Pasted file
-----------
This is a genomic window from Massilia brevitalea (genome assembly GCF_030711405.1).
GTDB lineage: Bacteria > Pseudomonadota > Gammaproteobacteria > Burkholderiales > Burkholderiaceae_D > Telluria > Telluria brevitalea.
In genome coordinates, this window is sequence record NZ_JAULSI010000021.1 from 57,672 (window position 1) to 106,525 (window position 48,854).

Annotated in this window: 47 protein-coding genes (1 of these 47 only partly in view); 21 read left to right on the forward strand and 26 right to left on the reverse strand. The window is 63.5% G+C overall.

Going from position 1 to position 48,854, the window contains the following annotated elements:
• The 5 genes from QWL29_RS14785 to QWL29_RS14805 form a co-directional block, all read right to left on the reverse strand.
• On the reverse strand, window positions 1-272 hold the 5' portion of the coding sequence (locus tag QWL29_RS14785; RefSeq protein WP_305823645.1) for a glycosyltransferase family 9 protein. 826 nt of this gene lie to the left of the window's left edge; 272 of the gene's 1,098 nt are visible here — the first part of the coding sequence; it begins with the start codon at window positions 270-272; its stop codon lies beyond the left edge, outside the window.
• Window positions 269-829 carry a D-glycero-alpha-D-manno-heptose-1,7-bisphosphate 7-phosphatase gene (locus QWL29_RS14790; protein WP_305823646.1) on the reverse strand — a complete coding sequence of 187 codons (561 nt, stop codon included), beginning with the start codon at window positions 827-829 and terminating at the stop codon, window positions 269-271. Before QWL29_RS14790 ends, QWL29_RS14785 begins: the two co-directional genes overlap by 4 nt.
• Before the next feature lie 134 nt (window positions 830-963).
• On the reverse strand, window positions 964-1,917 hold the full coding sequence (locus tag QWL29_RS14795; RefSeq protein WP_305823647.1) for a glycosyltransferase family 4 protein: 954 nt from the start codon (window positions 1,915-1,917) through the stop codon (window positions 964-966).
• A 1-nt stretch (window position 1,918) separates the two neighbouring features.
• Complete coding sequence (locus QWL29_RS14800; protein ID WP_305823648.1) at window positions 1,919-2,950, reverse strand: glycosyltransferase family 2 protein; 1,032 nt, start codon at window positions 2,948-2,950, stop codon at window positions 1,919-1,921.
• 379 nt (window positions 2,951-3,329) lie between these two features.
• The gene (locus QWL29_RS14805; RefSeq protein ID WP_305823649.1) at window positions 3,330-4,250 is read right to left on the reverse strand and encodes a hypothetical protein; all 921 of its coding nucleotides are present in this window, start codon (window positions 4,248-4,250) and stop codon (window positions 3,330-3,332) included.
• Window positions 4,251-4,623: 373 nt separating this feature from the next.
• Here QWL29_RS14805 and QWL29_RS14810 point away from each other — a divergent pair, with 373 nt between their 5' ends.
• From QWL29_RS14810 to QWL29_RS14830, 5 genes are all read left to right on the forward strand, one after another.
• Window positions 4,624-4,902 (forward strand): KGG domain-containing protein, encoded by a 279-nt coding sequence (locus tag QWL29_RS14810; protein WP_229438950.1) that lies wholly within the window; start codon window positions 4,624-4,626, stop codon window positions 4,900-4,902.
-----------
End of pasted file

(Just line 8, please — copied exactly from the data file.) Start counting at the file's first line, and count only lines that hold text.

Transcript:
• Window positions 269-829 carry a D-glycero-alpha-D-manno-heptose-1,7-bisphosphate 7-phosphatase gene (locus QWL29_RS14790; protein WP_305823646.1) on the reverse strand — a complete coding sequence of 187 codons (561 nt, stop codon included), beginning with the start codon at window positions 827-829 and terminating at the stop codon, window positions 269-271. Before QWL29_RS14790 ends, QWL29_RS14785 begins: the two co-directional genes overlap by 4 nt.